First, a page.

Trails-less Traveled 5

Trout Lake Mountain Bushwhack and Chub Mt. Revisit.

It’s been nearly two years since my last Trails-less Traveled post. After a busy week, and a busy morning, including planting and weeding in the garden, I slipped over to a favorite spot on route 10 in the Town of Arietta to hike out to Trout Lake Mt.. I have climbed many mountains in that area, and visit there often, as it is close to home. Trout Lake Mt. is visible as I travel route 10, across a wetland that runs alongside the road, and has some nice rock outcroppings that are very enticing.

The “backside” of Trout Lake Mt. Is on the right side of the pic.

So this morning I took some bearings from my map, made a plan, had lunch, and hit the road. Having climbed several neighboring mountains, I knew the herd path out in the general direction well, and the outlet crossing where I would leave the herd path and head into the woods (see pics). While it may seem that a direct route from the Chub Mt./Lake parking area would reduce distance, having paddled that area, I know that there is a wetland and a deep, beaver infested (well, they do make their presence known), water crossing that is not possible unless one wants to swim. So out, around and up to the desired mountain I headed.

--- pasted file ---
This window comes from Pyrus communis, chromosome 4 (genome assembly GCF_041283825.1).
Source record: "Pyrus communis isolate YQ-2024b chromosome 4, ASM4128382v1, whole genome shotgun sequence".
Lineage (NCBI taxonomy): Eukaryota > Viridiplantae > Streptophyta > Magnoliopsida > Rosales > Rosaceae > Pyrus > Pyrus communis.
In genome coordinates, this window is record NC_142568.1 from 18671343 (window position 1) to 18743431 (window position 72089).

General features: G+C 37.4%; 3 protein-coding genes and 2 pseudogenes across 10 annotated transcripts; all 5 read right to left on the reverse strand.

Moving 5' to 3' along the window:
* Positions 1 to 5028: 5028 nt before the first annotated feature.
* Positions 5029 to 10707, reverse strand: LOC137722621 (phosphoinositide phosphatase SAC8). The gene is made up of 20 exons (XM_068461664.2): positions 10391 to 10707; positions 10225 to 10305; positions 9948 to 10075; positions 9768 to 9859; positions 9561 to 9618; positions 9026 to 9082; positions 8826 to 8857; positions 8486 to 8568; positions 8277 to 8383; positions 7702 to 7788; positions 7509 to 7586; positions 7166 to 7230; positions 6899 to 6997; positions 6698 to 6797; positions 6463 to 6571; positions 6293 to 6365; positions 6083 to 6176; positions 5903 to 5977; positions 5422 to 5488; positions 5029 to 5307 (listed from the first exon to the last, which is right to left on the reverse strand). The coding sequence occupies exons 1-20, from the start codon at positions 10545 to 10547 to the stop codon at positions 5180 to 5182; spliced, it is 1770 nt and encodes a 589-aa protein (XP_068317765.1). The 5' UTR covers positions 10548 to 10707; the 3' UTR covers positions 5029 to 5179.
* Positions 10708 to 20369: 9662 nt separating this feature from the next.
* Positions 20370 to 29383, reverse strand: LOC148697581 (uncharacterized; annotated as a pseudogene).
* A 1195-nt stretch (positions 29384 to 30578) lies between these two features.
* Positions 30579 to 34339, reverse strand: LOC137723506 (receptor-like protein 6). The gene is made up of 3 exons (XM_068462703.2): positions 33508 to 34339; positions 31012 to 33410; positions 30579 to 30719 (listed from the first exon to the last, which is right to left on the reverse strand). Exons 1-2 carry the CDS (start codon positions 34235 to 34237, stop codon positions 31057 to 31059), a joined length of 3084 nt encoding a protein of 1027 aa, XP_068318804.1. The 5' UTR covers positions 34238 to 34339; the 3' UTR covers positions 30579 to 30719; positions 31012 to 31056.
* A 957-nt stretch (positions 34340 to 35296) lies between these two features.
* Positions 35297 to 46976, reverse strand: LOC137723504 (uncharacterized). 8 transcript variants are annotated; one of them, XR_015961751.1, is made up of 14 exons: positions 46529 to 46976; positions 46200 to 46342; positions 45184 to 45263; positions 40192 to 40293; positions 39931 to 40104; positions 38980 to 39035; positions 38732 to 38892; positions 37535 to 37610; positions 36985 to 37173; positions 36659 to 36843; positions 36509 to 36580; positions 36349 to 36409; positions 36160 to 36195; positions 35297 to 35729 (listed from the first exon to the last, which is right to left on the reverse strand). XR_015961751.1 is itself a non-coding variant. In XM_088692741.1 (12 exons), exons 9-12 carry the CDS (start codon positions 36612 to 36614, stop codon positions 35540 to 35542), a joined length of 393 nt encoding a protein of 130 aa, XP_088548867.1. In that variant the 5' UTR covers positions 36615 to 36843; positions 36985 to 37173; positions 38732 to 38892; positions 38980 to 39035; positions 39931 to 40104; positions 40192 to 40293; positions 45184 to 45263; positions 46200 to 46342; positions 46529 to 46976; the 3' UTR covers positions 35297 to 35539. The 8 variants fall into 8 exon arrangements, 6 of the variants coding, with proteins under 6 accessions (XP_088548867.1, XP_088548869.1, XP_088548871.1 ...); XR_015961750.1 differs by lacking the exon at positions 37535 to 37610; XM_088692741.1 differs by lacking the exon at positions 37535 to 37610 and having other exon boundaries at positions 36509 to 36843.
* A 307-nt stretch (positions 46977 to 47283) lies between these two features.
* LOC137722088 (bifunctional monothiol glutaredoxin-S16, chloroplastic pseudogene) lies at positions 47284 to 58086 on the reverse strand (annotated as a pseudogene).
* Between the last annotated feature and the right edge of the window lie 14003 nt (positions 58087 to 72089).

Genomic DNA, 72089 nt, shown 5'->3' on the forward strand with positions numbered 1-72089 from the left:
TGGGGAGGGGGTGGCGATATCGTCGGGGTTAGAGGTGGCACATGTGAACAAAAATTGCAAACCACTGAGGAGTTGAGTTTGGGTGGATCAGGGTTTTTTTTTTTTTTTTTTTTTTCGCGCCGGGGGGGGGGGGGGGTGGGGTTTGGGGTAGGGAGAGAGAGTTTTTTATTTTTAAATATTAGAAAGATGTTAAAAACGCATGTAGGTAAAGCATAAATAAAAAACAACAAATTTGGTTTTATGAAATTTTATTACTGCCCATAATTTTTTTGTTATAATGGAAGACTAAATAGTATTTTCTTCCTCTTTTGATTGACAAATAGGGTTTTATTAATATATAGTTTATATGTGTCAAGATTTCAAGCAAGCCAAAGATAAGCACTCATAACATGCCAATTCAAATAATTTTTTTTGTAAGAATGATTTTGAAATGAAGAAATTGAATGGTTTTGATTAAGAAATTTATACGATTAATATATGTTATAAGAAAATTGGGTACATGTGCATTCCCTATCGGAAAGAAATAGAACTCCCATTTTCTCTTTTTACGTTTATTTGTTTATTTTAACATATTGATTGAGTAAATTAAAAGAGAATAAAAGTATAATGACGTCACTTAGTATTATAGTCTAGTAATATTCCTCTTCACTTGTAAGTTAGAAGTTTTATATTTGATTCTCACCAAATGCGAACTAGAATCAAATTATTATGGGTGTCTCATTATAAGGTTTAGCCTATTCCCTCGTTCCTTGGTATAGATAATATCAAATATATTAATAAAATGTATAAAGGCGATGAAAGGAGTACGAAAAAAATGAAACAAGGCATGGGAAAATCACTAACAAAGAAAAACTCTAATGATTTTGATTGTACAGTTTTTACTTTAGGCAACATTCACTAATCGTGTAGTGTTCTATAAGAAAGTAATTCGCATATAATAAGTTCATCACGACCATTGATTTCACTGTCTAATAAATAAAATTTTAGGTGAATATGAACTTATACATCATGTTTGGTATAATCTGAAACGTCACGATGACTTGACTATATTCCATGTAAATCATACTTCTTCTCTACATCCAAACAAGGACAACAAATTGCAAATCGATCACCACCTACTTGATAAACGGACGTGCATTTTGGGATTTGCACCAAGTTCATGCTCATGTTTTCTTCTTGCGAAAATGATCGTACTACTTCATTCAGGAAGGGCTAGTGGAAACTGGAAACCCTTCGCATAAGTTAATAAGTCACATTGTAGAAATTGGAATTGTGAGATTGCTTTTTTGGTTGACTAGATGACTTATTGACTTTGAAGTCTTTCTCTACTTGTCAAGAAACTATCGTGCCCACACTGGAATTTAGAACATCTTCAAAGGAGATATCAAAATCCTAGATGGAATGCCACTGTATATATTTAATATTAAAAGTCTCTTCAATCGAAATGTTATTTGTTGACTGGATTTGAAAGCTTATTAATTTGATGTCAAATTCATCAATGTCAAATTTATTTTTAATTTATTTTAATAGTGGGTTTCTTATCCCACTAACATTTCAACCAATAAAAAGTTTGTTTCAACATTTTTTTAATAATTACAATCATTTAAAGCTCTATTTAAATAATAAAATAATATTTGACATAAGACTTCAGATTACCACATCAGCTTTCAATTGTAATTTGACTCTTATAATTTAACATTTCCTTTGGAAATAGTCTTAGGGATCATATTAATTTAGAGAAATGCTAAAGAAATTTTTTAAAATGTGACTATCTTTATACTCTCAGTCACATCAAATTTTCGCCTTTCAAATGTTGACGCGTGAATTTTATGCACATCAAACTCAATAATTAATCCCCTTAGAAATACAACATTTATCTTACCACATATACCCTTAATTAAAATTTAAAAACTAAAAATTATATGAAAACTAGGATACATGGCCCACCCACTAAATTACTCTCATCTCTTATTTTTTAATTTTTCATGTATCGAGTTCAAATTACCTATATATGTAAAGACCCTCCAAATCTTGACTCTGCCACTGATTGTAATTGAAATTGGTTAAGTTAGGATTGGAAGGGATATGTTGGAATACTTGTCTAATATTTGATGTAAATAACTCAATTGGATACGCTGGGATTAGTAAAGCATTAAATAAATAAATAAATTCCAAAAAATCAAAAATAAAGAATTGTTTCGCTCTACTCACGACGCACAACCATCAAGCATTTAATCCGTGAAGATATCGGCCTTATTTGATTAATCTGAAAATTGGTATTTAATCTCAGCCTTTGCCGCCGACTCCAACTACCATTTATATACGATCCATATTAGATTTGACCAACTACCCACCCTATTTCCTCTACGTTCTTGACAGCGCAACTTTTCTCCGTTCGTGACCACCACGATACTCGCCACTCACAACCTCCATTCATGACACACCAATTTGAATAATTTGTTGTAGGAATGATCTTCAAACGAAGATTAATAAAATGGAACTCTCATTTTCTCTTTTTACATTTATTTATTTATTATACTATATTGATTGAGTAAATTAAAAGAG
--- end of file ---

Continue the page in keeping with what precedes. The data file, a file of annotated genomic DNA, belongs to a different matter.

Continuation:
The bushwhack from the water crossing (see pics) would be 2.4 miles out and back; not a difficult distance. With a full canopy of leaves above, and everything leafed out at ground level, having the correct bearing, and a solid mental picture of the surrounding geographical features, natural backstops, and siderails to aid in direction, is vital. I chose to follow the shoulder of Sherman Mountain, then a quick drop to being the ascent up Trout Lake Mt. as the most obvious route.

I’m standing on the herd path which goes to the right, but my path is directly ahead!